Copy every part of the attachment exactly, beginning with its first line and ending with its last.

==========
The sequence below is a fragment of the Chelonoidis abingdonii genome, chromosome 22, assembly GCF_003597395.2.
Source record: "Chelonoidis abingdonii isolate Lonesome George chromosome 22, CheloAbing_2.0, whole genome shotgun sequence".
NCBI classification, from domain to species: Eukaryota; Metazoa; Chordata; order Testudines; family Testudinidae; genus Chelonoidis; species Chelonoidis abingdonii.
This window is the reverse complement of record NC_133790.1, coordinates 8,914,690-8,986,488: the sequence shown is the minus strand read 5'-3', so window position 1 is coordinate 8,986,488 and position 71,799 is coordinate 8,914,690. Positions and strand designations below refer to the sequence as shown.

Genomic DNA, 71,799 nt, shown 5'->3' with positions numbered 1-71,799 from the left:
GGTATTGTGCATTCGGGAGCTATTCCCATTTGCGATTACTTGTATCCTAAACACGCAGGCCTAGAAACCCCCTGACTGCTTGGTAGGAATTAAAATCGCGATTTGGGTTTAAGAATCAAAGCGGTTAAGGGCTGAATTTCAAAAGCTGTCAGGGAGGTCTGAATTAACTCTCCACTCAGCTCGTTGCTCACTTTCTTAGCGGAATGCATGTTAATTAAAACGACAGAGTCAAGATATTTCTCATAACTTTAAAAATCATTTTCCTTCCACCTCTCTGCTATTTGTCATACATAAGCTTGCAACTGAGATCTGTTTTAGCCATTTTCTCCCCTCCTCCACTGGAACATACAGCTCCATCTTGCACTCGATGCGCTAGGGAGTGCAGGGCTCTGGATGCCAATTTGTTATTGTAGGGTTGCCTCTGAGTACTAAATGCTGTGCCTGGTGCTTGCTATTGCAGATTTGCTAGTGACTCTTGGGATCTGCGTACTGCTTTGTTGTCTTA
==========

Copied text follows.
The sequence below is a fragment of the Chelonoidis abingdonii genome, chromosome 22, assembly GCF_003597395.2.
Source record: "Chelonoidis abingdonii isolate Lonesome George chromosome 22, CheloAbing_2.0, whole genome shotgun sequence".
NCBI classification, from domain to species: Eukaryota; Metazoa; Chordata; order Testudines; family Testudinidae; genus Chelonoidis; species Chelonoidis abingdonii.
This window is the reverse complement of record NC_133790.1, coordinates 8,914,690-8,986,488: the sequence shown is the minus strand read 5'-3', so window position 1 is coordinate 8,986,488 and position 71,799 is coordinate 8,914,690. Positions and strand designations below refer to the sequence as shown.

Genomic DNA, 71,799 nt, shown 5'->3' with positions numbered 1-71,799 from the left:
GGTATTGTGCATTCGGGAGCTATTCCCATTTGCGATTACTTGTATCCTAAACACGCAGGCCTAGAAACCCCCTGACTGCTTGGTAGGAATTAAAATCGCGATTTGGGTTTAAGAATCAAAGCGGTTAAGGGCTGAATTTCAAAAGCTGTCAGGGAGGTCTGAATTAACTCTCCACTCAGCTCGTTGCTCACTTTCTTAGCGGAATGCATGTTAATTAAAACGACAGAGTCAAGATATTTCTCATAACTTTAAAAATCATTTTCCTTCCACCTCTCTGCTATTTGTCATACATAAGCTTGCAACTGAGATCTGTTTTAGCCATTTTCTCCCCTCCTCCACTGGAACATACAGCTCCATCTTGCACTCGATGCGCTAGGGAGTGCAGGGCTCTGGATGCCAATTTGTTATTGTAGGGTTGCCTCTGAGTACTAAATGCTGTGCCTGGTGCTTGCTATTGCAGATTTGCTAGTGACTCTTGGGATCTGCGTACTGCTTTGTTGTCTTA